Police chiefs representing various communities across Texas urged state lawmakers to enact legislation that they hope will improve school safety last week.

In response to the Uvalde massacre, the chiefs from rural, urban and suburban communities appeared before a joint hearing of the Homeland Security and Public Safety Committee and the Youth Health and Safety Select Committee on Thursday. The law enforcement officials followed testimony from the families of Uvalde victims and gun rights advocates.

Recommendations include strengthening background checks, raising the minimum age to purchase a military-style rifle, and making it a state crime to complete straw purchases, or the purchasing of a firearm on behalf of an individual knowingly unfit to obtain one, the Palestine Herald-Press reports.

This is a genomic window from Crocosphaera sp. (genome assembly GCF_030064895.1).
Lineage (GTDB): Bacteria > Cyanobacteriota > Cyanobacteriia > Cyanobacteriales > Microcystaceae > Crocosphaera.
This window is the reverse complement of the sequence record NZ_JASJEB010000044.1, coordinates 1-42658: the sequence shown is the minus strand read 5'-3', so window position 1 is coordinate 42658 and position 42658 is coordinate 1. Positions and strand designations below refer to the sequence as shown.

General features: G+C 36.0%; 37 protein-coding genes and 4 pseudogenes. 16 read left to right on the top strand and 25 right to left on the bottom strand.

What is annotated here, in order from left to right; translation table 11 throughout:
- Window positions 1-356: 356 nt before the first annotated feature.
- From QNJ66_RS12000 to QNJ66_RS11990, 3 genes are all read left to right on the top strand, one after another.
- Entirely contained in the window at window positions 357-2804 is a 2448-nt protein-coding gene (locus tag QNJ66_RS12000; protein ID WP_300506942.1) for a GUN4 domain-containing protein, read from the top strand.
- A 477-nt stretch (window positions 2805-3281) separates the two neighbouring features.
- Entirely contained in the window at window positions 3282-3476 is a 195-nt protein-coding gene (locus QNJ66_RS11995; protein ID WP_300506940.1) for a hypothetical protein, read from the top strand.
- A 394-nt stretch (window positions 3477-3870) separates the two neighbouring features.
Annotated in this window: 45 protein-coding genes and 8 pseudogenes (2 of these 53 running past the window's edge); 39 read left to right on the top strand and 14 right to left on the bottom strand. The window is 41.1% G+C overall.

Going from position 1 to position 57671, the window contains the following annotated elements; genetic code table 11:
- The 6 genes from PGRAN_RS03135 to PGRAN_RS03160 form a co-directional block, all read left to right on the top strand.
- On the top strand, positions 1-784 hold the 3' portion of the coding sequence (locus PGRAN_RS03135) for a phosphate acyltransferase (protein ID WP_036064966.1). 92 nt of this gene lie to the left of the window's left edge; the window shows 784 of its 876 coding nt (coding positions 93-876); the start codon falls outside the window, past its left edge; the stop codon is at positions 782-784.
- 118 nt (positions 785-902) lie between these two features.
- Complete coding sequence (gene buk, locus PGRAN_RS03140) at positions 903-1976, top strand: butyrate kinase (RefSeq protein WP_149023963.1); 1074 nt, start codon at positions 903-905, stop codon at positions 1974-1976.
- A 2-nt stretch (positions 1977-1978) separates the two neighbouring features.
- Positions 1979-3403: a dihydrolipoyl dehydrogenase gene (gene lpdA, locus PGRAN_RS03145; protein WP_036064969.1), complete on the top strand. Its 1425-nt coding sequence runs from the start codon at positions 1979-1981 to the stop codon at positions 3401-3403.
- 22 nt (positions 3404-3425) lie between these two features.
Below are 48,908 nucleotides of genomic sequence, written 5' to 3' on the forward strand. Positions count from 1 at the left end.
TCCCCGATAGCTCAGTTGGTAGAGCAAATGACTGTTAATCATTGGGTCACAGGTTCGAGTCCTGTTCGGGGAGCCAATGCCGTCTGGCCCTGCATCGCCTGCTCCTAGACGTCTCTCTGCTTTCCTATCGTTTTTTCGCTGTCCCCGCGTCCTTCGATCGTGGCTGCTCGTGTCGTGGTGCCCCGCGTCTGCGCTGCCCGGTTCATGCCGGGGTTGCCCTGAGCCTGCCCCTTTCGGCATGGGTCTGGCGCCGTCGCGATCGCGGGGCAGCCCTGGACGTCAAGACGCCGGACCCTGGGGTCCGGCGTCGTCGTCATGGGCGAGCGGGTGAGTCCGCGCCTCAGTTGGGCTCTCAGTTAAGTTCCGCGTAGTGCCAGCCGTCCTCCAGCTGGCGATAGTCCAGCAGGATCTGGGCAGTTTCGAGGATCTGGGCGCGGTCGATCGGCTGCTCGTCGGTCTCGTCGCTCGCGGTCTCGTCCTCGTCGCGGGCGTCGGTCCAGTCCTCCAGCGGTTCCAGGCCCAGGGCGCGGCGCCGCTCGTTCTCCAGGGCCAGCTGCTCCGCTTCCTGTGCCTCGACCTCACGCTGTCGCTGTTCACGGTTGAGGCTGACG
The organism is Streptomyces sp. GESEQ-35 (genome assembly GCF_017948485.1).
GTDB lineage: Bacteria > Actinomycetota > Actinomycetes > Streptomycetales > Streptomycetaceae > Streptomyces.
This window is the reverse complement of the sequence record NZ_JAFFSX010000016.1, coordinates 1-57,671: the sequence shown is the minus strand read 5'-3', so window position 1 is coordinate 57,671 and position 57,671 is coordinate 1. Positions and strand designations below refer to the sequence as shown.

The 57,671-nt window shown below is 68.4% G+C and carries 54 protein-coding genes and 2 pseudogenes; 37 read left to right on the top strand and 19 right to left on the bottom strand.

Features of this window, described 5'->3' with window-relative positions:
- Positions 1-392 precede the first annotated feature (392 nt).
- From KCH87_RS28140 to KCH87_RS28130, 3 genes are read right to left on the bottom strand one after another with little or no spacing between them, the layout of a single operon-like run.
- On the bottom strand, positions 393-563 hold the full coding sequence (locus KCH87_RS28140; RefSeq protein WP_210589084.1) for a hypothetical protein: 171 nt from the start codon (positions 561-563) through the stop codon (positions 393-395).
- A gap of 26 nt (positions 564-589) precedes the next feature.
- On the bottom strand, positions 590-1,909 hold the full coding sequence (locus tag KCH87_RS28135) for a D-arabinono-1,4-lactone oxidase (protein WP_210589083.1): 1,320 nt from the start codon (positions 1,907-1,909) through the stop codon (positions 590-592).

The chiefs were also adamant that SROs receive Advanced Law Enforcement Rapid Response Training, also known as ALERRT. ALERRT is an active-shooter response course that has trained hundreds of thousands of law enforcement personnel and civilians in Texas and across the country, according to its website.

Currently, school marshals are required to complete 80 hours of training, as well as a psychological exam and a background check before being allowed on school campuses, but that does not include ALERRT training.

 

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